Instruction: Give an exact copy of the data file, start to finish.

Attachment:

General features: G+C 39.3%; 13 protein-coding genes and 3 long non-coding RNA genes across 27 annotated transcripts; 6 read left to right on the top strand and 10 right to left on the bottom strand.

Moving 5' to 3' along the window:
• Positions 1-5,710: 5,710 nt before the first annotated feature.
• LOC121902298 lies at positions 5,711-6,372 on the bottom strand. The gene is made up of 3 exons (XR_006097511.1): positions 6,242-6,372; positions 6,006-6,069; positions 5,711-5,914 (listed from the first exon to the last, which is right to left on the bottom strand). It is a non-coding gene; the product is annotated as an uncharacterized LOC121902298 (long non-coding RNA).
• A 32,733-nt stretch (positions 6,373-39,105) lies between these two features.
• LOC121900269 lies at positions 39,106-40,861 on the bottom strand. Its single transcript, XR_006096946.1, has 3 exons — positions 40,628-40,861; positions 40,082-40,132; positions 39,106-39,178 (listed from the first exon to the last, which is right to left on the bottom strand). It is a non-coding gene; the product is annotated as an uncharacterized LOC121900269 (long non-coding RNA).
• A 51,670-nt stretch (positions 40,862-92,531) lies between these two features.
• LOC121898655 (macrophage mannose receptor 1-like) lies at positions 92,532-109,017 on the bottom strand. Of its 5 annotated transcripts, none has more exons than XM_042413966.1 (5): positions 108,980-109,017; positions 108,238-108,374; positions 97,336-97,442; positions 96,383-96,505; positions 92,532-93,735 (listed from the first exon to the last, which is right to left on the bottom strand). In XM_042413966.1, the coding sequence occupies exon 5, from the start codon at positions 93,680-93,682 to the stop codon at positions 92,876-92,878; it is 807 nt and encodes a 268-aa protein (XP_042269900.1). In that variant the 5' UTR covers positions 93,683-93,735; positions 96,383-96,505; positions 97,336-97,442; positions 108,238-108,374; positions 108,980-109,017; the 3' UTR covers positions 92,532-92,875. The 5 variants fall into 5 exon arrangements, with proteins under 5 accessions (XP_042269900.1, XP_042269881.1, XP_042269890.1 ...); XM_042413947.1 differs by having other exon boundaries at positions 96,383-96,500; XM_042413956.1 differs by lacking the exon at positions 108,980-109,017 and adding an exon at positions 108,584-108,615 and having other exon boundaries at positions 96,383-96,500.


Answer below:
General features: G+C 39.3%; 13 protein-coding genes and 3 long non-coding RNA genes across 27 annotated transcripts; 6 read left to right on the top strand and 10 right to left on the bottom strand.

Moving 5' to 3' along the window:
• Positions 1-5,710: 5,710 nt before the first annotated feature.
• LOC121902298 lies at positions 5,711-6,372 on the bottom strand. The gene is made up of 3 exons (XR_006097511.1): positions 6,242-6,372; positions 6,006-6,069; positions 5,711-5,914 (listed from the first exon to the last, which is right to left on the bottom strand). It is a non-coding gene; the product is annotated as an uncharacterized LOC121902298 (long non-coding RNA).
• A 32,733-nt stretch (positions 6,373-39,105) lies between these two features.
• LOC121900269 lies at positions 39,106-40,861 on the bottom strand. Its single transcript, XR_006096946.1, has 3 exons — positions 40,628-40,861; positions 40,082-40,132; positions 39,106-39,178 (listed from the first exon to the last, which is right to left on the bottom strand). It is a non-coding gene; the product is annotated as an uncharacterized LOC121900269 (long non-coding RNA).
• A 51,670-nt stretch (positions 40,862-92,531) lies between these two features.
• LOC121898655 (macrophage mannose receptor 1-like) lies at positions 92,532-109,017 on the bottom strand. Of its 5 annotated transcripts, none has more exons than XM_042413966.1 (5): positions 108,980-109,017; positions 108,238-108,374; positions 97,336-97,442; positions 96,383-96,505; positions 92,532-93,735 (listed from the first exon to the last, which is right to left on the bottom strand). In XM_042413966.1, the coding sequence occupies exon 5, from the start codon at positions 93,680-93,682 to the stop codon at positions 92,876-92,878; it is 807 nt and encodes a 268-aa protein (XP_042269900.1). In that variant the 5' UTR covers positions 93,683-93,735; positions 96,383-96,505; positions 97,336-97,442; positions 108,238-108,374; positions 108,980-109,017; the 3' UTR covers positions 92,532-92,875. The 5 variants fall into 5 exon arrangements, with proteins under 5 accessions (XP_042269900.1, XP_042269881.1, XP_042269890.1 ...); XM_042413947.1 differs by having other exon boundaries at positions 96,383-96,500; XM_042413956.1 differs by lacking the exon at positions 108,980-109,017 and adding an exon at positions 108,584-108,615 and having other exon boundaries at positions 96,383-96,500.